Aeolian Heart Readings

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The Cosmic Cosmology of William Blake


In the Romantic era, William Blake created an entirely original mythopoeic cosmology, which was the inspiration for both his poetry and his visual artworks. His poetry blended with his sumptuous watercolors and engravings to create an artistic effect that was cinematic before cinema was even conceivable. Blake’s vision of the world was fiercely independent of any dogmatism from the rational or spiritual conditions of the Enlightenment era and his astounding collection of illuminated poetry gives the modern reader a visceral experience of the ‘‘Poetic Genius’’, which Blake believed was the essence of creation itself.

1809 Pen, Ink, Watercolor
1809 Pen, Ink, Watercolor
“The Horse of Intellect is leaping from the cliffs of Memory: it is a barren rock: it is also called the Barren Waste of Locke and Newton.”

What makes William Blake such an important archetype for the Romantic era itself was his zealous pursuit of freedom, his passion for revolution against tyranny and how he prioritized creativity above all other pursuits in life. Regarding his motivation to live as an embodiment of creative imagination Blake said, ‘I must create a system or be enslaved by another man’s. I will not reason and compare. My business is to create!” (These were direct references to the Enlightenment era methods of Sir Isaac Newton and the philosophies of John Locke)

William Blake was not a gentleman artist, but was in fact a tradesman in his craft who worked as an engraver. He was commissioned to bring many textbooks and classic works of literature to life with small, yet meticulous illustrations. Therefore, Blake depicted as many familiar scenes and characters as he depicted radical new ones. For example, Blake was commissioned to illustrate John Milton’s, Paradise Lostand so we can examine Blake’s version of Adam, Eve, and Satan in the Garden of Eden, which is unlike any other depiction in the whole of Christian art.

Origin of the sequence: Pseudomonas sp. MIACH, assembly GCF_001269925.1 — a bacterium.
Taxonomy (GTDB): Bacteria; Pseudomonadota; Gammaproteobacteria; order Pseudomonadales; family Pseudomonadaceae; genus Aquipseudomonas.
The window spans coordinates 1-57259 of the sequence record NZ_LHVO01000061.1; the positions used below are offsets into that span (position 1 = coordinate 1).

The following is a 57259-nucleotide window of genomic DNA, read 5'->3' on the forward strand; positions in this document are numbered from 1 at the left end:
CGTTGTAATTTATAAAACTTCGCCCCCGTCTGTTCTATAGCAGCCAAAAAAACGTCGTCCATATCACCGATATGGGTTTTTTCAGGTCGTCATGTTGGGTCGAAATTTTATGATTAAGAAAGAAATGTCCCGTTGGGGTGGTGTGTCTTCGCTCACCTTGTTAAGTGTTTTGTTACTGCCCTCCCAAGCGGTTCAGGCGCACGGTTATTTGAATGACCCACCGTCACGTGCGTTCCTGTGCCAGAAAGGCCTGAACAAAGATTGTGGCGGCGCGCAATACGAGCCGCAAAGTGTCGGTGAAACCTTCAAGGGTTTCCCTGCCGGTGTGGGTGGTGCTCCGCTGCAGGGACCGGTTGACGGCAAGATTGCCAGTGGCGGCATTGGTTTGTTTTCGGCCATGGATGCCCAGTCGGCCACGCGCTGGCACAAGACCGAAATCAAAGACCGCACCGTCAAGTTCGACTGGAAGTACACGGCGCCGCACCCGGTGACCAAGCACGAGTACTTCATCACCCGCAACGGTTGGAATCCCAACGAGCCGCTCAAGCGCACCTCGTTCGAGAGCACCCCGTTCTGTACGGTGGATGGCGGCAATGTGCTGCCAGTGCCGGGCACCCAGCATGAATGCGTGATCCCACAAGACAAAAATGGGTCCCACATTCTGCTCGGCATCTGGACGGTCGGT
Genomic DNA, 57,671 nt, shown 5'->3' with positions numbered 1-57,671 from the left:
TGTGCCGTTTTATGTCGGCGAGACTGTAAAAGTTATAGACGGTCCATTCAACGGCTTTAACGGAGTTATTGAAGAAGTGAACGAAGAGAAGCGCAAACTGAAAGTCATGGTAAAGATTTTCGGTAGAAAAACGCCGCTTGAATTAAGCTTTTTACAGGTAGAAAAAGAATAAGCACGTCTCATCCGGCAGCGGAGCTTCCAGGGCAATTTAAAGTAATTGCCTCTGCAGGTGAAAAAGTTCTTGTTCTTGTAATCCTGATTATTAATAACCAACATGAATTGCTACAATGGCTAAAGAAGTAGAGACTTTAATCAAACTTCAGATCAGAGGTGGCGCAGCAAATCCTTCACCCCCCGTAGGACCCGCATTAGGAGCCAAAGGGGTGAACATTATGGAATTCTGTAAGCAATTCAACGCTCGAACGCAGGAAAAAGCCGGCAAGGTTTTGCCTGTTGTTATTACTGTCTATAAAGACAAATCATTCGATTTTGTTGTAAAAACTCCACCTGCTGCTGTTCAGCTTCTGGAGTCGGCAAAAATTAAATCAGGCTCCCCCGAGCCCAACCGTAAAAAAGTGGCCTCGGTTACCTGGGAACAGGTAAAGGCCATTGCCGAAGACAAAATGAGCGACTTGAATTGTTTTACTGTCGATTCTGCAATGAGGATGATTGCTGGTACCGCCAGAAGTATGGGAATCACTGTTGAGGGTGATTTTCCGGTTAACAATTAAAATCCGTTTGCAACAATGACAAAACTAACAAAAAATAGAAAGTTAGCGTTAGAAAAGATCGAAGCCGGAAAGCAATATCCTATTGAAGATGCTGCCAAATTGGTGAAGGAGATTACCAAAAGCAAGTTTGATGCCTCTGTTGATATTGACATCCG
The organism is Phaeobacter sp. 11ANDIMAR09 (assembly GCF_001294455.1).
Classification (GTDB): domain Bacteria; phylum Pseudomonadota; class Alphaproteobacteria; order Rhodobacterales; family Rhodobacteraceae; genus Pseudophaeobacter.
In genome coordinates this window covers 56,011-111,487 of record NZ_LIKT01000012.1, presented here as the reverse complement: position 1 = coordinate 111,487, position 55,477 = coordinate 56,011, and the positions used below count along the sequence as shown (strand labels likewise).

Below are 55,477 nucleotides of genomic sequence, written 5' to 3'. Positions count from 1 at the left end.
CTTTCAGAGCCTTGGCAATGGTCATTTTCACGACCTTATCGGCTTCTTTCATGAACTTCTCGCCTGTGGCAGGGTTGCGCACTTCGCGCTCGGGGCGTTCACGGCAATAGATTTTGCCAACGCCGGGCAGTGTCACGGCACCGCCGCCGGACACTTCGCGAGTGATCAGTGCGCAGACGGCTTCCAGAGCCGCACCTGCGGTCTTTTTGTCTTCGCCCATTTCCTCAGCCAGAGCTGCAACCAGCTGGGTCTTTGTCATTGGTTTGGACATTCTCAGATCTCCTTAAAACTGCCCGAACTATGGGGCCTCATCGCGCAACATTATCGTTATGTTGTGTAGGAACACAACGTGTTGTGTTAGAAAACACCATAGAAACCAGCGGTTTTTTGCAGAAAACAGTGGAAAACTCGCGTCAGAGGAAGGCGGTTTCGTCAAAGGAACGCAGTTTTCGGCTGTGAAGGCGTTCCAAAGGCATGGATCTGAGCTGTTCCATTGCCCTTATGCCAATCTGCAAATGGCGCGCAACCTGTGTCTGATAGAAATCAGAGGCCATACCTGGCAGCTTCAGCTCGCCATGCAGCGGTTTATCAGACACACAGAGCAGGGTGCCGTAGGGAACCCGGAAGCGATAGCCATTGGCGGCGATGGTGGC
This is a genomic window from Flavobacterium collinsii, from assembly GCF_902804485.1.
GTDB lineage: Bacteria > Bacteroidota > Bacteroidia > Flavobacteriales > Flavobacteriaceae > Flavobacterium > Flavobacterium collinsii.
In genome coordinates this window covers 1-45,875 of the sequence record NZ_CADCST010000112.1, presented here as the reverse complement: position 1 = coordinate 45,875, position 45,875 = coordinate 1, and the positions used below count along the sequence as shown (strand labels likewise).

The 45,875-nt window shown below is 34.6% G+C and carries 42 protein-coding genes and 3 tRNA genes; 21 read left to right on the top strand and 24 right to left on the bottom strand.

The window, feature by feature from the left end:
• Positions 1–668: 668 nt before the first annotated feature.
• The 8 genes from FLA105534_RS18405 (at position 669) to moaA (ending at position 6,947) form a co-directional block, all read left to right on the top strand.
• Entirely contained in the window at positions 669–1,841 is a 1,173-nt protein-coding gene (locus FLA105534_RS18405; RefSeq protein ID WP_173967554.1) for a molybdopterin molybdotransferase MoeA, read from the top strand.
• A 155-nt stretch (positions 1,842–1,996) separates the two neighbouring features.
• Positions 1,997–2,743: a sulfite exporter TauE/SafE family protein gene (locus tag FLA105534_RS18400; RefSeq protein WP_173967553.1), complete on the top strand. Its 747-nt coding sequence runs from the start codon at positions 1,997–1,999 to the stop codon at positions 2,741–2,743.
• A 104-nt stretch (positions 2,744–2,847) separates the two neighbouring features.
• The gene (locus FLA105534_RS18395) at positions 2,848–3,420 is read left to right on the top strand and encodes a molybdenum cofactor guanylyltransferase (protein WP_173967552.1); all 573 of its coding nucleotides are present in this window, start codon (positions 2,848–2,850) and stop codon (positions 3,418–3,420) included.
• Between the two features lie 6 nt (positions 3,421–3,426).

Milton's Satan -
“It Is Better To Reign In Hell Than To Serve In Heaven” – Satan (Paradise Lost)

In addition, he often painted scenes from Bible stories, such as the Book of Job or the mystical dream of Jacob’s Ladder from the Book of Genesis.

His religious art contains esoteric symbols that allude to Blake’s mystical revelations. A prominent example is found in Blake’s use of spiral imagery. Blake’s depictions of these scenes remain unique.

imgres(To the left) Blake paints Adam and Eve under the Tree of the Knowledge of Good and Evil, with Adam’s back turned as Eve is enveloped in the serpent’s body, which spirals around her nudity and delicately feeds her the forbidden fruit in an open mouth kiss of original sin. The effect is extremely sexual, yet Eve is not the typical Western nude made object of desire. Rather, this image feels biological.

The spiraling stairway to heaven seen in Jacob’s dream.

Again we see a spiral used by Blake to depict the stairway to heaven, that Jacob dreams of in the Book of Genesis. This story has been widely explored in Christian art as well, yet the staircase has always been a straight ladder stretching up to heaven. Blake, in his striking originality, shows us a spiral stair winding up to heaven in a diffusion of starlight and celestial splendor. Blake, as the Poetic Genius was expressing more in his imagery than a simple retelling of Bible stories.